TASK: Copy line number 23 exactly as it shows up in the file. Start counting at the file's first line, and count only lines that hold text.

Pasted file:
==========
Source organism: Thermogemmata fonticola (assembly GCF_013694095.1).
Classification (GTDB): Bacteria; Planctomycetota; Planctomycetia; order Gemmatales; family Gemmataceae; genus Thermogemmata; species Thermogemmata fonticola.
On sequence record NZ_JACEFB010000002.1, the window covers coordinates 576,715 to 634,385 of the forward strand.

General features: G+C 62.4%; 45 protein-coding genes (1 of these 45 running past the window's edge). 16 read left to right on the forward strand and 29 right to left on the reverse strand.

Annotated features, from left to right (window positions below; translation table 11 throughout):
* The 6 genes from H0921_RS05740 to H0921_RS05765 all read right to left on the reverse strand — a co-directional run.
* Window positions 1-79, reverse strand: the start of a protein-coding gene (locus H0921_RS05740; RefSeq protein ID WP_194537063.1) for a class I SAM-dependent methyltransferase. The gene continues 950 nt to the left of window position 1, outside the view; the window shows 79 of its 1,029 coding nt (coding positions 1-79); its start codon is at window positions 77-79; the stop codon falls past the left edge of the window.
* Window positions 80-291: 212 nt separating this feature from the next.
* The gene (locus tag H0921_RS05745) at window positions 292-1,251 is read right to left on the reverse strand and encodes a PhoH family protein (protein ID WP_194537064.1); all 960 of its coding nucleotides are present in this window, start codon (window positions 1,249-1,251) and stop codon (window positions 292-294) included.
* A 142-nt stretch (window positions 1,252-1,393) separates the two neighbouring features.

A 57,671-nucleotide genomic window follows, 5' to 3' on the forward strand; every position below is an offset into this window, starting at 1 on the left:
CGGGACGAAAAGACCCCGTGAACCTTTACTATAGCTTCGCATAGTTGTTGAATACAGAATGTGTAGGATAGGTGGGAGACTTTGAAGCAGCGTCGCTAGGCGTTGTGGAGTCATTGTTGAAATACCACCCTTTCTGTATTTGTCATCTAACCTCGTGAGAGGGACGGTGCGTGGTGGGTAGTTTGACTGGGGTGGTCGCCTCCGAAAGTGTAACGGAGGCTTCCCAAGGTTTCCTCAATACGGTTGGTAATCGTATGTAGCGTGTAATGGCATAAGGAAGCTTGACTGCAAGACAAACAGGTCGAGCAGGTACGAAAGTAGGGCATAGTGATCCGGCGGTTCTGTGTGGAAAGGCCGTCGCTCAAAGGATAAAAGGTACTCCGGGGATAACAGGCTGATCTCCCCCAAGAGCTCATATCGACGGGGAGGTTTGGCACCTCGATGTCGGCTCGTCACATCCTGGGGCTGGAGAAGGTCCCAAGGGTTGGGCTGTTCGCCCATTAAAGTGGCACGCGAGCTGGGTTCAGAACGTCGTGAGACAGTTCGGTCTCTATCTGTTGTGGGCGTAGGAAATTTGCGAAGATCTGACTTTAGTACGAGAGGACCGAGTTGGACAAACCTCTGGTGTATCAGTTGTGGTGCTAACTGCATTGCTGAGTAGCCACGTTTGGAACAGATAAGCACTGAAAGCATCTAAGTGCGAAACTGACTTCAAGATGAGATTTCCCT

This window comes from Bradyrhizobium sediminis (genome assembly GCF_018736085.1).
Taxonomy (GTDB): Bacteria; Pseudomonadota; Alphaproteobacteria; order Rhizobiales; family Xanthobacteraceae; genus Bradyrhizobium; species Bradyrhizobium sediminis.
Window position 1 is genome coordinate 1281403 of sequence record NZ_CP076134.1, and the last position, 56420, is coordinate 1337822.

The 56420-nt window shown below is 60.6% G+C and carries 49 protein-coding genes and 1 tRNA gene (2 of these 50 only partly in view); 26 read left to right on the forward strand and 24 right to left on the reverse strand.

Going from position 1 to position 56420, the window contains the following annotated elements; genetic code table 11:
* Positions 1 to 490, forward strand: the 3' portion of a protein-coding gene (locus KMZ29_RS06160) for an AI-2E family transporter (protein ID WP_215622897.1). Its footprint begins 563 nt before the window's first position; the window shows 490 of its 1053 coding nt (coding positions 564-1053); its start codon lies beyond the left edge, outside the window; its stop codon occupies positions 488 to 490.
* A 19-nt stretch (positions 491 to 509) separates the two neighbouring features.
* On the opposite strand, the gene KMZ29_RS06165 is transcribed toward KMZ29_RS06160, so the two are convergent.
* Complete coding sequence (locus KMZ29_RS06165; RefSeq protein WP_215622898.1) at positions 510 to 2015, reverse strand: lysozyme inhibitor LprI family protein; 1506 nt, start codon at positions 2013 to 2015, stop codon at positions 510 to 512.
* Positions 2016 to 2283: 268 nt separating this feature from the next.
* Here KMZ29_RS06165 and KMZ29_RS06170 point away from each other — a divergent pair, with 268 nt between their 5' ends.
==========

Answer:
* Here KMZ29_RS06165 and KMZ29_RS06170 point away from each other — a divergent pair, with 268 nt between their 5' ends.